Ates as a public intellectual

Ates typically is a public intellectual performing her critical role in a media saturated public sphere. She takes a frank and bold position in a debate and community –Muslims in Germany – and appears as a well-educated and experienced opinion maker and thinker presenting a general and independent overview on what is happening in German society. She operates within a certain audience, while at the same time critiquing that audience and influencing it with new ideas. Ates manages various strategies of visibility – making herself known by publishing books and doing television and newspaper interviews - and she takes a specific and sometimes controversial stance, in order to warn for a situation that she considers negative.

There are not enough female public figures performing such a critical and opining role in the current public sphere. On the basis of various theoretical insights brought together by Alan McKee, (2005), at least three explanations could be given for this lack of female intellectual voices. 

First explanation is that we do not notice female intellectuals; the gender bias in society overlooks the activities and output of women, focussing on the dominance of male lecturers, commentators and writers.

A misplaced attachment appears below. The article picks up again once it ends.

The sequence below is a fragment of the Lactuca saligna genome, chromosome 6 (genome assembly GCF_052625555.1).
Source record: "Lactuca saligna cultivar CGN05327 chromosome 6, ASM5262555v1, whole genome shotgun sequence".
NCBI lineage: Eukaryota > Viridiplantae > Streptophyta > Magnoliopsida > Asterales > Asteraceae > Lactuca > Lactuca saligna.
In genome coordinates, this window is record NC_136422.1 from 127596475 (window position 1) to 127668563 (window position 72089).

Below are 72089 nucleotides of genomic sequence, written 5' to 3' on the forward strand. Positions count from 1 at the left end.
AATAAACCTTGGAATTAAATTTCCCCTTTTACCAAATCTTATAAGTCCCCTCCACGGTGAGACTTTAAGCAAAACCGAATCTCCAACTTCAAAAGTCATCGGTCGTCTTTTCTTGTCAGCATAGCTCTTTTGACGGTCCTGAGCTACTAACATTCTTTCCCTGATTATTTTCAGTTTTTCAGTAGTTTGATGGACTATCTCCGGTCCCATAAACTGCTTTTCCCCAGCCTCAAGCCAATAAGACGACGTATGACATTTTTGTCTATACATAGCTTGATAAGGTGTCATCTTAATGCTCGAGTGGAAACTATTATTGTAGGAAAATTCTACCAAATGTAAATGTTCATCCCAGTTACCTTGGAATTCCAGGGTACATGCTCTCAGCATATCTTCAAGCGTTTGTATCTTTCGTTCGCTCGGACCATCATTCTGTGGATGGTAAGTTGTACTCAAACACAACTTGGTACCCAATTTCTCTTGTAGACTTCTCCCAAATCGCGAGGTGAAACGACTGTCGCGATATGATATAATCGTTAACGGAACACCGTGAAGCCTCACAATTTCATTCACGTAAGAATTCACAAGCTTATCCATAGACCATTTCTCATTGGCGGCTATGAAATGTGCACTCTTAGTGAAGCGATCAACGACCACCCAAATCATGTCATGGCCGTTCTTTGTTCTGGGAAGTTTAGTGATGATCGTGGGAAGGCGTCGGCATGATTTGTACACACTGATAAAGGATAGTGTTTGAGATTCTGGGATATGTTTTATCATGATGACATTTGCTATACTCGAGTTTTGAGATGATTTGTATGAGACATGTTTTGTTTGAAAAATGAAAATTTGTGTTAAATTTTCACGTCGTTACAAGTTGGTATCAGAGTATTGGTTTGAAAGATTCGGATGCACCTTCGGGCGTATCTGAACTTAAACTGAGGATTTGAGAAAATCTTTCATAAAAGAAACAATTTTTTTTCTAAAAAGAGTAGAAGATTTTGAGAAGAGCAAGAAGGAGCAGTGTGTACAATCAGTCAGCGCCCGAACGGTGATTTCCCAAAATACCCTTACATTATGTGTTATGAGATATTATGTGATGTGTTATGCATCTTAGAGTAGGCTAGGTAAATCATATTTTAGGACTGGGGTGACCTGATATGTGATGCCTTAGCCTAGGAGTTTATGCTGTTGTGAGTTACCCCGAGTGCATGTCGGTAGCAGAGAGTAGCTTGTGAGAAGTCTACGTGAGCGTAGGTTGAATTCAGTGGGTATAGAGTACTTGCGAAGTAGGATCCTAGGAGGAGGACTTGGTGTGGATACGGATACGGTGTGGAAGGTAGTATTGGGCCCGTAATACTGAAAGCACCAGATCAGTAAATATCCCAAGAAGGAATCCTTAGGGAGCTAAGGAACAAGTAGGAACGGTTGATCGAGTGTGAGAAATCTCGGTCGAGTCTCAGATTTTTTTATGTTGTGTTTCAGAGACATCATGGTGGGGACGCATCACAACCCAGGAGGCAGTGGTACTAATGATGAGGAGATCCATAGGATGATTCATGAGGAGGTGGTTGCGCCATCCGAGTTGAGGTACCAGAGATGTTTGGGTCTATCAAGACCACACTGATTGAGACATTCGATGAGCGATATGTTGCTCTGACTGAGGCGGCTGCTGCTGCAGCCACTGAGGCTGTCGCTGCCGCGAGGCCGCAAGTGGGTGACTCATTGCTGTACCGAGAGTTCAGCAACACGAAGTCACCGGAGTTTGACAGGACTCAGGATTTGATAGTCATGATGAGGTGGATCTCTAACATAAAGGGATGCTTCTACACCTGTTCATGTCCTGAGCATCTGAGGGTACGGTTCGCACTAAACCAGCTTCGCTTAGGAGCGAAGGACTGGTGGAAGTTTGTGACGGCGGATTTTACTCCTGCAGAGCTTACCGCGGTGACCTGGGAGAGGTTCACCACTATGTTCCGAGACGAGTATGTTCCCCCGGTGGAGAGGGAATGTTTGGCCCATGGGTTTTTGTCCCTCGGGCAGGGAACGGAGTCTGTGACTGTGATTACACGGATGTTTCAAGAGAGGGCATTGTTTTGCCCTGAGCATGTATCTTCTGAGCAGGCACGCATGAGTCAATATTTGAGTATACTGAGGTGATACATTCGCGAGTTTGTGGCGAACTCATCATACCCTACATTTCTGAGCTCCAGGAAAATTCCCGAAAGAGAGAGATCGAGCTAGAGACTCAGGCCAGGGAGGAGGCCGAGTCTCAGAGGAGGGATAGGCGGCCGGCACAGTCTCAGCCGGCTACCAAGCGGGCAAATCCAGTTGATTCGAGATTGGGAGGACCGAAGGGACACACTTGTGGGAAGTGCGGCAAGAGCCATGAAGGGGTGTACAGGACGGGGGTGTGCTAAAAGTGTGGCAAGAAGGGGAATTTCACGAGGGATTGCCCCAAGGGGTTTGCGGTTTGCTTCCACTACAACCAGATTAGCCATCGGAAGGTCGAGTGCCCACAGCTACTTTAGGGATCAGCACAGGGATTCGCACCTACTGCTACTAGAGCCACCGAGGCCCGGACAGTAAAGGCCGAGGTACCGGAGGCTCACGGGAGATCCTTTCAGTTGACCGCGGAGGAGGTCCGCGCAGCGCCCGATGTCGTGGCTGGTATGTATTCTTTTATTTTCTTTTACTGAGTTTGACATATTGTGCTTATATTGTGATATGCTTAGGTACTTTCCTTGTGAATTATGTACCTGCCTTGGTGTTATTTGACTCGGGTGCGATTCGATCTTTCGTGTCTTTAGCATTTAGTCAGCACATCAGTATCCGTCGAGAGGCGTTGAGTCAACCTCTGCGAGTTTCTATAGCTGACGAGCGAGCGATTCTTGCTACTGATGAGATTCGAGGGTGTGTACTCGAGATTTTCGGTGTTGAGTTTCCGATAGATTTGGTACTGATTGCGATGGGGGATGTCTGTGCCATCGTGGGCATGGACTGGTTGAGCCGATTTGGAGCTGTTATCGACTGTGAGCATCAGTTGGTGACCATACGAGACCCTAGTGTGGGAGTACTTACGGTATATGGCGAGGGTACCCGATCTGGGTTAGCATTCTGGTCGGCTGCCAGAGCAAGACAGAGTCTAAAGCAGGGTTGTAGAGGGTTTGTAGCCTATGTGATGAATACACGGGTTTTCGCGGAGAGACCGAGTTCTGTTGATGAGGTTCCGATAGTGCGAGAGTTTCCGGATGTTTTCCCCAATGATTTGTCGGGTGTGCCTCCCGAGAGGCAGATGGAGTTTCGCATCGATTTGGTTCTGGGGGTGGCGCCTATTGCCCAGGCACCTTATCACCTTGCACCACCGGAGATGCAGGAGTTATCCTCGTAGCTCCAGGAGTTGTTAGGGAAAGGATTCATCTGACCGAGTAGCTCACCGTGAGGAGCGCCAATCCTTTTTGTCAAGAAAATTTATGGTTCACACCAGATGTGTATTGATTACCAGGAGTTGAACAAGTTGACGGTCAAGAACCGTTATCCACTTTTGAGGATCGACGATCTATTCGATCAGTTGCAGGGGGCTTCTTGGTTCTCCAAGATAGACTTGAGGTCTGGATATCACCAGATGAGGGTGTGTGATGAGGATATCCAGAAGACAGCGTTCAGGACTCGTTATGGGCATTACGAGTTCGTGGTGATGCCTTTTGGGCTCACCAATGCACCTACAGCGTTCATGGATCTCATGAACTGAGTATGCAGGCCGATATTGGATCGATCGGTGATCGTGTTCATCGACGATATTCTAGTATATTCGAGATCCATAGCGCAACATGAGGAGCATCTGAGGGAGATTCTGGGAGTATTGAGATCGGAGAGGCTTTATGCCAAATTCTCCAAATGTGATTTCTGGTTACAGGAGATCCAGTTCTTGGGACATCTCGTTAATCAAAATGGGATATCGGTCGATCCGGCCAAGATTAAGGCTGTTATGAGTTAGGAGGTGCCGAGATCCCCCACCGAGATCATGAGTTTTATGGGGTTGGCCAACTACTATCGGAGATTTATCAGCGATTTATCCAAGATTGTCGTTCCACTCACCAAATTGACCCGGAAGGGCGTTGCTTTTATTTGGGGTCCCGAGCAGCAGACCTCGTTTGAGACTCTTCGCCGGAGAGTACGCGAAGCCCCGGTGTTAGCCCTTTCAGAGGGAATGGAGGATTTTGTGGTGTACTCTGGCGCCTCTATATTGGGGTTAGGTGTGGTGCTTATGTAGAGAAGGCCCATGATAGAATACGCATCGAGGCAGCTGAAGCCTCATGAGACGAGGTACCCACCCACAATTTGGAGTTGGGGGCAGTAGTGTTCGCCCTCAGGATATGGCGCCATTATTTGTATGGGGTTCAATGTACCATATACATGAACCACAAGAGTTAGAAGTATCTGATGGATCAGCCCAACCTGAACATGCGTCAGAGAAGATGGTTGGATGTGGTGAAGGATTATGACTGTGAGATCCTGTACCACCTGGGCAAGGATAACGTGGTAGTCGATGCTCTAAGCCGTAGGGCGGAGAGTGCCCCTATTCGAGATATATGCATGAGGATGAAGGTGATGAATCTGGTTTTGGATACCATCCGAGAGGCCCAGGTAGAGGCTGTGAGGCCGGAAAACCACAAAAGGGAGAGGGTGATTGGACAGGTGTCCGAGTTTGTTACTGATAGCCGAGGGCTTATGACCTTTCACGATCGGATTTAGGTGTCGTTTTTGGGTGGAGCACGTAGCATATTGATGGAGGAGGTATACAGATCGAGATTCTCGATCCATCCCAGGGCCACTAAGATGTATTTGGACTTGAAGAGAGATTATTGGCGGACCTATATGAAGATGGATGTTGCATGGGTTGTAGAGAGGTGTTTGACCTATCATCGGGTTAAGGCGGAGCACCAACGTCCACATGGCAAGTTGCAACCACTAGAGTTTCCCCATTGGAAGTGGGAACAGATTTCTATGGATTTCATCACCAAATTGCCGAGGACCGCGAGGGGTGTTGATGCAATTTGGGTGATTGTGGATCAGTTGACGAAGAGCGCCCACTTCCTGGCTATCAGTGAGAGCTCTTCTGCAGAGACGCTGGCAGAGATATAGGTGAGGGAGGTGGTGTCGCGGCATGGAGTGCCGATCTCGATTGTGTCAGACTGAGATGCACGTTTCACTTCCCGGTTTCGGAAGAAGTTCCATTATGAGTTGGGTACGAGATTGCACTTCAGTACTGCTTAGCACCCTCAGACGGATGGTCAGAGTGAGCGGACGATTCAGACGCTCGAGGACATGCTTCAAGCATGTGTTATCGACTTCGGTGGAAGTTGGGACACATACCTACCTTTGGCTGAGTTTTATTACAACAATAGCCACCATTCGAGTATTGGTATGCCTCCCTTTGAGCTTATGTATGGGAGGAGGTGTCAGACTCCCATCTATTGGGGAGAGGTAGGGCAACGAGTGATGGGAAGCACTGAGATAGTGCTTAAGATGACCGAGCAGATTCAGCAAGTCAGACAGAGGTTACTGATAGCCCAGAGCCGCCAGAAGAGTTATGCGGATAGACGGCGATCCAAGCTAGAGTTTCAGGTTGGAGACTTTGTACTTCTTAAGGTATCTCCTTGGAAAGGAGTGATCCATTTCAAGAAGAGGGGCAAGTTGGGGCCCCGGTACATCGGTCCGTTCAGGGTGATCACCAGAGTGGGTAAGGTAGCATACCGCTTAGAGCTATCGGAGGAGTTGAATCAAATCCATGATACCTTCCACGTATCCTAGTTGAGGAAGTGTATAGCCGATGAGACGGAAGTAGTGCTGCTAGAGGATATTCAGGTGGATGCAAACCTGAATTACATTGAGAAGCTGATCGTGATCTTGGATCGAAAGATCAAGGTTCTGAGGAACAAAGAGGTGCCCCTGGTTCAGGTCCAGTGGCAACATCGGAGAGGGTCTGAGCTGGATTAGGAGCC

Second explanation is that there seems to be an unwillingness of women to perform the role of the intellectual appearing in the media as a convinced, provocative and entertaining speaker, for instance in television talk shows (in the immensely popular Dutch television programme De Wereld Draait Door only 30 percent of the guests is female). 

Third, some feminists argue that there is more than just the rational argument in a debate: feminist activist values could be considered as anti-elitist, communicative, and compromising, thus the opposite of square rationality, dispassionateness and disembodiment. Ates’ emphasis on love as a spiritual guiding line fits this feminist approach. Interesting in this context is that Ates at first had the opinion that the burqa and niqab should be rejected in the liberal mosque as symbols of traditionalism, but in her book conveys that she has changed her mind after discussions and noticing that more and more covered women opened up to diverse religious and political perspectives (Ates, p. 263/4).

A liberal Mosque

Ates is visible, engaged and convinced in her ideas on a liberal Islam that should be saved from fundamentalism and violence. Her aim is to inspire, and to combine East and West: ‘I am both, a believer and feminist, enlightened and sometimes very traditional, East and West’ (p. 194). She considers the idea of the German welfare state not so different from the idea of Umma, as a community of Muslims, in which taking responsibility for others is important. To establish such a community, however, people have to make room for dialogue, for debate and learning from other perspectives.